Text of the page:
On December 20th, there was a second meeting about the short story cuts on BBC Radio 4. Those invited to meet BBC head of Audio & Music Tim Davie & Controller Radio 4 Gwyneth Williams were: General Secretary Nicola Solomon and Assistant General Secretary Jo McCrum, from the Society of Authors, Bernie Corbett from the Writers' Guild, Christine Payne and Sheila Mitchell from Equity, and author Margaret Drabble.
The outcome - as given in brief on the Society's website - seems to have been more assurances from the BBC about how much they value and intend to showcase the short story, with promises of other openings for new writing, though the only figure offered is "60% of output across the year will be bespoke commissions with the remaining 40% largely new recordings of extant texts and some repeats."
Quite honestly, I do not know what to say about this - and that's probably what I'm intended to feel. Steamrollered, flattened, exhausted by the process of six months of campaigning, and in the end - shut down, empty, silenced.
I've not yet been able to talk to Nicola or Jo about the meeting, but gather that the almost 9,000 strong petition against these cuts was treated as insignificant by Ms Williams and Mr Davie.
"Polite, articulate listener protest provokes no reaction - shock!"Perhaps we should have set up an Occupy camp on the pavement outside BBC HQ on Portland Place? Perhaps we should have arranged for a Controller-Scarecrow to do an Archers-style header off the roof? Shocking? Shocking enough?
Regarding the "we fear the BBC may be in breach of its charter" argument, apparently it was simply defused by Mr Davie & Ms Williams discussion of short stories as part of their overall 'Drama' output. This is fudge, of course, because the short story on Radio 4 does not actually come into the Drama output in any other way, and never has; it's not trailed in the Drama e-newsletter, it's usually not even produced by Drama producers.
The clue there is in Mr Davie's job title: he's head of 'Audio & Music' not of Drama.
Still, never mind, as far as BBC Radio 4 is concerned there wasn't much of a protest, was there? Besides, it has the highest ever listener figures, so everything is going to be just fine...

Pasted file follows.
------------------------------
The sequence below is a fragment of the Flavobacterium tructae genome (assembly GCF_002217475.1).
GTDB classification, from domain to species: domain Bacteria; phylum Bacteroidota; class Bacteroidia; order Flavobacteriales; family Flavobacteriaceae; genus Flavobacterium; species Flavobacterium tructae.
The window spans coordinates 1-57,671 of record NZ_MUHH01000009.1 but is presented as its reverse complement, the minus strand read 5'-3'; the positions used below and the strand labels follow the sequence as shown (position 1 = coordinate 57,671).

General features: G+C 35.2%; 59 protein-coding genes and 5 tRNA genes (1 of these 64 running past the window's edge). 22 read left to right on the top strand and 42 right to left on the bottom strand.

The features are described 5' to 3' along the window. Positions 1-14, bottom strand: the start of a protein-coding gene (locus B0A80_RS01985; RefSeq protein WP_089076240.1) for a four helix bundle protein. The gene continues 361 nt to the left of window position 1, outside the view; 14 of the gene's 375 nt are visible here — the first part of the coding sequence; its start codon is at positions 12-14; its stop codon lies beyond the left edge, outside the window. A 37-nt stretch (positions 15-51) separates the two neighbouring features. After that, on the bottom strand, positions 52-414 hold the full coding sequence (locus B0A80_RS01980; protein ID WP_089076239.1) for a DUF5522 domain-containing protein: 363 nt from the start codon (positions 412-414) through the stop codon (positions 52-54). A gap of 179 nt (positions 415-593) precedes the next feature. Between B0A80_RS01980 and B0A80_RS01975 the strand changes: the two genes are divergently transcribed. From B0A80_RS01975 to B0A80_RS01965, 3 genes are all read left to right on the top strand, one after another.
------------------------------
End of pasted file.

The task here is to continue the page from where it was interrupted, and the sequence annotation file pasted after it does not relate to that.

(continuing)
This is my blog space, I can cry if I want to - but I don't think that would be useful. You, dear reader or dear tweeter, who've followed my part in this, can very well imagine what an effort it's been, and imagine, too, how I feel.
Instead of cursing and wailing and kicking things, it might be more useful if I express some thanks.
I'm enormously grateful to Ian Skillicorn of National Short Story Week who first spotted the tiny small print about these cuts in a BBC press release, and tweeted it, and whose steady hand and sound thinking have been invaluable in this multi-faceted campaign.
I'm very grateful to the Society of Authors, to Equity and to the Writers' Guild for taking this argument to the BBC; hugely grateful to the Society in particular for their inspired Tweetathon, and to all who took part in it. (You can read more about that here)
I'm vastly grateful to all those who've signed the petition, who've urged others to do so, and who've supported this campaign - and me - on Twitter. You know who you are.
As for my own part... I have to accept (can't don't won't ...must) that I've done all I can. I hate to give up, but that corporate steamroller action is pretty difficult to counter. Is there anything I could have done differently - or better? Not sure, except, perhaps - and this does strike me as ironic - not be a short story writer nobody's ever heard of.
Had I been a novelist with the same number of books behind me, might I have had a little more clout in the 'meeja' world, and the literary world? Perhaps The Story About Story-Cuts could have got more attention faster, gained more support from other writers..? I don't know.
Anyway - as the writers among you will know, when you feel angry, powerless, despairing at how to make others understand something vital, when you feel you have no voice, no status, are being rendered invisible, the remedy is to go away and write, write, write.
On Christmas Day morning I woke at 5.30 full of indignation and fury and with the nugget of a story idea. It's about - well, it's about power and the absence of power, perhaps... If it goes well, perhaps I'll send the finished story to the BBC-sponsored National Short Story Prize.
This year, it's going to be an Olympic-sized short story opportunity, as the competition is open "to writers writing in English anywhere in the world who have been published in the UK." Hm. No pressure then.
Still, it's the taking part that counts, isn't it? And, as my sister reminded me, in the immortal words of Lance Corporal Jones, "they don't like it up 'em, you know!"